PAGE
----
The Quiet Skies Caucus has about 60 members of Congress.

Case said the FAA currently takes the position that its responsibility is strictly operational safety and national airspace efficiency and does not extend to ground disruption and other negative impacts. 

“As a result, the operators, aside from strict takeoff and approach, avoidance of established flight paths and other limited circumstances, are virtually free to fly wherever, whenever and as often as they want,” Case said. “And they do with little to no self-regulation.” 

The measure’s reintroduction follows funding and related provisions included in the Fiscal Year 2023 Omnibus Appropriations bill that funds $19 billion for the FAA, including $1.6 billion for aviation safety and Case’s call for additional funding for the FAA’s community engagement capacity.


The bill also requires the FAA to make aggregated information about noise complaints available to the public and includes Case’s request to direct the  FAA to work with other federal agencies, including the Department of Defense, to participate in community engagement to address noise concerns. Case serves on the House Appropriations Committee and helped to draft and pass the bill through Congress.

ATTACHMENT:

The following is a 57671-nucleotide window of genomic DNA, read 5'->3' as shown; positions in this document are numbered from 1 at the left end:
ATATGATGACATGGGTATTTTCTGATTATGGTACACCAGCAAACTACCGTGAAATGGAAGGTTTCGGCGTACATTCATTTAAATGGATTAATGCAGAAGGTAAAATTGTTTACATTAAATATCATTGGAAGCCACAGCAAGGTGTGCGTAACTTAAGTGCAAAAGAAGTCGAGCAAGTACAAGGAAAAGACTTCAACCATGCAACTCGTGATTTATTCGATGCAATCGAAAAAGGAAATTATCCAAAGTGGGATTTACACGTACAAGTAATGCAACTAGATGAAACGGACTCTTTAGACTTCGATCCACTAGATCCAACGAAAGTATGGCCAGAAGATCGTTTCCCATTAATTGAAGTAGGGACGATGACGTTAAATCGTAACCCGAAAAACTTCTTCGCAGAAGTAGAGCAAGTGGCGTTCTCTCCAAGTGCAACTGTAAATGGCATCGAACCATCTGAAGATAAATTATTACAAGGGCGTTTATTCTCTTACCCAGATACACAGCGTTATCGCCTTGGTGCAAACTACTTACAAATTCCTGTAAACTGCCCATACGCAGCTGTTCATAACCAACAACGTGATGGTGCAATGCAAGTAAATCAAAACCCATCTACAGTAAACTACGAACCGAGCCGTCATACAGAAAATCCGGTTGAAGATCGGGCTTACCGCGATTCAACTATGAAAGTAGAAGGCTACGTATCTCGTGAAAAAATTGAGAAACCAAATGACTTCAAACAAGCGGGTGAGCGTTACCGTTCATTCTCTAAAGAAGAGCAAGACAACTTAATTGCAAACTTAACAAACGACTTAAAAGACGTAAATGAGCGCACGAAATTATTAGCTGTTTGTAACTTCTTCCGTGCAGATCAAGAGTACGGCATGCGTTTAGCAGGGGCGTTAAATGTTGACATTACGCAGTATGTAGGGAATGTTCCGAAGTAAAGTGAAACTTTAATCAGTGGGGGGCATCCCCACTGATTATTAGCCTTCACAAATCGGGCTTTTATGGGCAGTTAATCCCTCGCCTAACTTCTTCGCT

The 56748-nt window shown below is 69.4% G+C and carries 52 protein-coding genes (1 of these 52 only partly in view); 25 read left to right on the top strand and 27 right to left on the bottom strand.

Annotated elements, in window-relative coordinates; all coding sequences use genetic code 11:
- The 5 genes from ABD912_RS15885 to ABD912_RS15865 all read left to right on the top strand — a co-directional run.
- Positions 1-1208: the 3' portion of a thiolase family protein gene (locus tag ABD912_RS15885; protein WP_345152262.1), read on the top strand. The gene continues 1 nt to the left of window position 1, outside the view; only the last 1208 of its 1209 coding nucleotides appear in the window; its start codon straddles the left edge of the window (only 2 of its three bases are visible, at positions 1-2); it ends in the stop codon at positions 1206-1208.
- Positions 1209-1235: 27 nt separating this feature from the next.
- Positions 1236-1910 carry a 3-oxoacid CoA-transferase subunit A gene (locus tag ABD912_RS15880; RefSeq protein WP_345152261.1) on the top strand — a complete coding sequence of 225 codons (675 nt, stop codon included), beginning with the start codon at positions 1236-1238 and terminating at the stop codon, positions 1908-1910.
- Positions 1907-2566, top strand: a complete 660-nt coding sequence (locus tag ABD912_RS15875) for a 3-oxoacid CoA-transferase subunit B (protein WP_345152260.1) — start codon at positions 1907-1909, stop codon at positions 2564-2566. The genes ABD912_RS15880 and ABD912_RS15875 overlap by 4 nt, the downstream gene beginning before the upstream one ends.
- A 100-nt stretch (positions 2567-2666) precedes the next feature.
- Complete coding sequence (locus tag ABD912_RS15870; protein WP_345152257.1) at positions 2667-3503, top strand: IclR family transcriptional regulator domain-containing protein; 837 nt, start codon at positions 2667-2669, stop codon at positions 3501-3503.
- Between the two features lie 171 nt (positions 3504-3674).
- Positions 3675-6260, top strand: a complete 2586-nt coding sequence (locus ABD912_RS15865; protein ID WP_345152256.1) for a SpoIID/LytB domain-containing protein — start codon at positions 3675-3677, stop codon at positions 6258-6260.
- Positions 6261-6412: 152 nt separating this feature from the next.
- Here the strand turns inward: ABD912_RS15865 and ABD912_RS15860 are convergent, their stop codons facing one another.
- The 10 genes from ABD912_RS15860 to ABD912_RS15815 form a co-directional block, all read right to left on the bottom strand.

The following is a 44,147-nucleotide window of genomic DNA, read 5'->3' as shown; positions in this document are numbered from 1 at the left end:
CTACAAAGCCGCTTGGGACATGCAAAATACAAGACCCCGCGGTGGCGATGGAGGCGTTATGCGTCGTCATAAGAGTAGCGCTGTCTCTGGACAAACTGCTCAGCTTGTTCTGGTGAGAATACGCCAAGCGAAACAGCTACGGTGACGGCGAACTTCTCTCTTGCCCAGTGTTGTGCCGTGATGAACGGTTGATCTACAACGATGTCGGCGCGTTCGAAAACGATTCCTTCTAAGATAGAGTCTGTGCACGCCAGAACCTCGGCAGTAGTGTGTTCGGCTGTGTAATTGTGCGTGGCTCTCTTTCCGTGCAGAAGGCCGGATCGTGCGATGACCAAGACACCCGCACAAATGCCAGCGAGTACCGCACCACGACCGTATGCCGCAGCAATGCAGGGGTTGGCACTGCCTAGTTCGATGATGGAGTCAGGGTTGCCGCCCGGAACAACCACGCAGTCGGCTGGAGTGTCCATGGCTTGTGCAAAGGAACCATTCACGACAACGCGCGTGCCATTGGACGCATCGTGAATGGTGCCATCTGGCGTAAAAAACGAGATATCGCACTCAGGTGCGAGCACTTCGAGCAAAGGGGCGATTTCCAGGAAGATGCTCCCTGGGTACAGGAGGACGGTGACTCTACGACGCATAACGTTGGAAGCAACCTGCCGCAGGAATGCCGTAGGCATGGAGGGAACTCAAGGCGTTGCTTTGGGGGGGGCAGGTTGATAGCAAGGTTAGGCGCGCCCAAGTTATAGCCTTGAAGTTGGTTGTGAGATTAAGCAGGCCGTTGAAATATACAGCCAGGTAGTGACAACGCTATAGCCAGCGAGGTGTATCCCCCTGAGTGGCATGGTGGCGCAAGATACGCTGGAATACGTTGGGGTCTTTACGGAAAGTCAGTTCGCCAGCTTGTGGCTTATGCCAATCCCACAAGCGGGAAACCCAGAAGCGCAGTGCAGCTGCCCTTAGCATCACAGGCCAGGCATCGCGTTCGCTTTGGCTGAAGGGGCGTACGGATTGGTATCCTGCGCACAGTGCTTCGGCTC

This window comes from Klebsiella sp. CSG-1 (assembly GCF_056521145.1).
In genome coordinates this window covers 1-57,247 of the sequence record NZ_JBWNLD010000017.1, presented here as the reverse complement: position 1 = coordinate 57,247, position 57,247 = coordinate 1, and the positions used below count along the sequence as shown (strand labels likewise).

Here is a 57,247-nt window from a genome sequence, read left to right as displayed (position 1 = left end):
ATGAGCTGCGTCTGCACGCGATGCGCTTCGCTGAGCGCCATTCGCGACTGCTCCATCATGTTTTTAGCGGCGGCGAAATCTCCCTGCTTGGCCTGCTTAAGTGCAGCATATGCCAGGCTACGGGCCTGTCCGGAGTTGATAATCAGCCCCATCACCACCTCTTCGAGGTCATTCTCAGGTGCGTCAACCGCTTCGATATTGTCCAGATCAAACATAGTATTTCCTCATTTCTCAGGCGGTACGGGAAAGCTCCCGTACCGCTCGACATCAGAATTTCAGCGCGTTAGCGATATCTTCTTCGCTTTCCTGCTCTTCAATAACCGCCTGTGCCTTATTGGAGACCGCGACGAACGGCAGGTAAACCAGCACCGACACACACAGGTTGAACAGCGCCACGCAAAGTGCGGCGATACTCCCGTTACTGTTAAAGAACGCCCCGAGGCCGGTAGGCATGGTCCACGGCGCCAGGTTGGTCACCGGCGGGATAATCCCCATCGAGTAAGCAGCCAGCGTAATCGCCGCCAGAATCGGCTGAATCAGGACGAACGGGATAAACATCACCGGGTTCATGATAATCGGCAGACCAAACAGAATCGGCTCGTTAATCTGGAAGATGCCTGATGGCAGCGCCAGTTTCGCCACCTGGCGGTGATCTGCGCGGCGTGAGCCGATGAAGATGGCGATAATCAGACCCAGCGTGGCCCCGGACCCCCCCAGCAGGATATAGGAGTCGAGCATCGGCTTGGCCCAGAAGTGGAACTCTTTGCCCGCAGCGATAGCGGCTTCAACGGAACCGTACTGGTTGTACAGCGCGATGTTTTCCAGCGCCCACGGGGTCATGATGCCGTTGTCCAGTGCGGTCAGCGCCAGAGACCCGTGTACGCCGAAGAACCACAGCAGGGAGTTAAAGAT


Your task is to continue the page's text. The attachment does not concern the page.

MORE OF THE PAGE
Building on these efforts, the Safe and Quiet Skies Act would:

  • Require that tour flights fly above the 1,500-foot altitude over actual ground at all times with very limited exceptions for emergencies and takeoff/landing. 
  • Require tour flights over occupied areas (including residential, commercial and recreational areas) to be no louder than 55 dbA, the same level of noise commonly allowed for residential areas. 
  • Allow states and localities to impose additional requirements – stricter  than the minimum national requirements called for in the Act – on tour flights. 
  • Require that all regulations under this Act, in addition to any updates to any Air Tours Common Procedure Manuals (voluntary  understandings between operators and the FAA), include public engagement. 
  • Prohibit tour flights over military installations, national cemeteries, national wilderness areas, national parks and national wildlife refuges. 
  • Apply the “sterile cockpit rule” to tour flights, which requires that pilots only focus on safely operating the aircraft and would define tour giving and narrating as outside of the duties required for safe operation. 
  • Require FAA to implement NTSB recommendations regarding Part 135 regulations, which most tour flights fly under. 
  • Require all tour flights to fly under Part 135 regulations and prohibit tour flights from flying under less restrictive Part 91 regulations.

Sponsored Content

Subscribe to our Newsletter

Stay in-the-know with daily or weekly
headlines delivered straight to your inbox.


This comments section is a public community forum for the purpose of free expression. Although Big Island Now encourages respectful communication only, some content may be considered offensive. Please view at your own discretion. View Comments